This handsomely illustrated book presents more than 70 paintings, drawings, prints, photographs, and sculptures by Edgar Degas (1834–1917) in Harvard University’s collections—one of the most important holdings of the artist’s work in the United States. In 1911, the Fogg Art Museum was the ﬁrst museum to mount a one-man exhibition on Degas and was the only museum to do so during the artist’s lifetime. This book examines the history of Degas’s reception in the U.S., and in particular the pivotal role that Harvard played.
Marjorie Benedict Cohn oﬀers a historical account of the formation of the prized collection of Degas’s works at the Fogg. Jean Sutherland Boggs provides an engaging personal recollection of her initial encounter in 1944 with the work of Degas and his champion at the Fogg, associate director Paul J. Sachs, who inspired not only Boggs’s later work on Degas but also that of many other art historians, museum directors, and curators.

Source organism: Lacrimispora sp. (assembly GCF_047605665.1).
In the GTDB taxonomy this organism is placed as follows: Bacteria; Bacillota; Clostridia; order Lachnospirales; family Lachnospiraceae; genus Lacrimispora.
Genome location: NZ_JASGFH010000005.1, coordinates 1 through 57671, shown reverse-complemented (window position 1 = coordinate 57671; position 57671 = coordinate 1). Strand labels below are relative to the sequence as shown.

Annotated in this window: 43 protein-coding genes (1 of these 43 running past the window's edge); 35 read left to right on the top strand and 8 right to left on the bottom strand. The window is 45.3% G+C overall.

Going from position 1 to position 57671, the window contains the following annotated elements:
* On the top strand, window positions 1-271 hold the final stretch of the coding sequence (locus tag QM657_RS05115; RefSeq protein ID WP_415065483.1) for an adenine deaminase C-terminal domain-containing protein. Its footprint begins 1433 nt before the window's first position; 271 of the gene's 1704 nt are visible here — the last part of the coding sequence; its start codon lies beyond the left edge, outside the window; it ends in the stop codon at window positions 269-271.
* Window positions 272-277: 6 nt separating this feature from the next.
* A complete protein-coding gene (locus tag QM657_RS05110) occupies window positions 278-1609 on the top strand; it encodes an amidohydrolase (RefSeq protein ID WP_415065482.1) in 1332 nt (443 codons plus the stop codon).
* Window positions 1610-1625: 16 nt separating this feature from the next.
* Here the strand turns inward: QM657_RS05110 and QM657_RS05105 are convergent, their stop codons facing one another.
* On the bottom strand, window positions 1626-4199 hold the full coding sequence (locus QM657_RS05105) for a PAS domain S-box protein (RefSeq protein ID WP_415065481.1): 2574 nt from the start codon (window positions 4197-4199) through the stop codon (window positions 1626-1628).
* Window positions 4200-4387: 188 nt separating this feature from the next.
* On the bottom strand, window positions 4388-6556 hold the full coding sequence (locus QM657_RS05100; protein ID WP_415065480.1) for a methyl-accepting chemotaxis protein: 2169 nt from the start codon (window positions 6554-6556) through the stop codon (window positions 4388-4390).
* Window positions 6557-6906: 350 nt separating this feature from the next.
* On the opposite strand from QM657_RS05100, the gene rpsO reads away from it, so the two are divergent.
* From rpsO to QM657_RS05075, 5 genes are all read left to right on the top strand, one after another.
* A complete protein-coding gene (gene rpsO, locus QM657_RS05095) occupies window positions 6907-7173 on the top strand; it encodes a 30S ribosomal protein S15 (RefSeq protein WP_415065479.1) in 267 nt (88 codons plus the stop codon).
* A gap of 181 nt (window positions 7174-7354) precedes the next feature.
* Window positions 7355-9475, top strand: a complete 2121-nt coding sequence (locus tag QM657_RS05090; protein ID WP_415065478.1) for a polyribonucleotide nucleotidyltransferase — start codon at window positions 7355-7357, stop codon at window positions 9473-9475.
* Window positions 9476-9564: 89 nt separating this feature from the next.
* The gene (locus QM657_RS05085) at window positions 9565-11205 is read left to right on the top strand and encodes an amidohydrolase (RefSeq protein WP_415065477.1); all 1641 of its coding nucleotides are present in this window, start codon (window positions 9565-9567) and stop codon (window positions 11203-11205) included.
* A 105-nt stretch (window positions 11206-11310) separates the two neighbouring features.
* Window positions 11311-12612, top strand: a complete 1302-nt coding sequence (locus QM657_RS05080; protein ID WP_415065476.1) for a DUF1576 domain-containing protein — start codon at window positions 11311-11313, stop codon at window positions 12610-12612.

Marjorie Benedict Cohn is the Carl A. Weyerhaeuser Curator of Prints Emerita at the Harvard University Art Museums. Jean Sutherland Boggs, now retired, was formerly director of the National Gallery of Canada, professor of ﬁne arts at Harvard University, and director of the Philadelphia Museum of Art.
This catalogue is published in conjunction with an exhibition organized by the Harvard University Art Museums at held at the Arthur M. Sackler Museum (August 1–November 27, 2005).
Funding for the exhibition and catalogue has been generously provided by Mrs. Arthur K. Solomon, Manson Benedict, and the Edward A. Waters Publication Fund in the Andrew W. Mellon Publication Funds.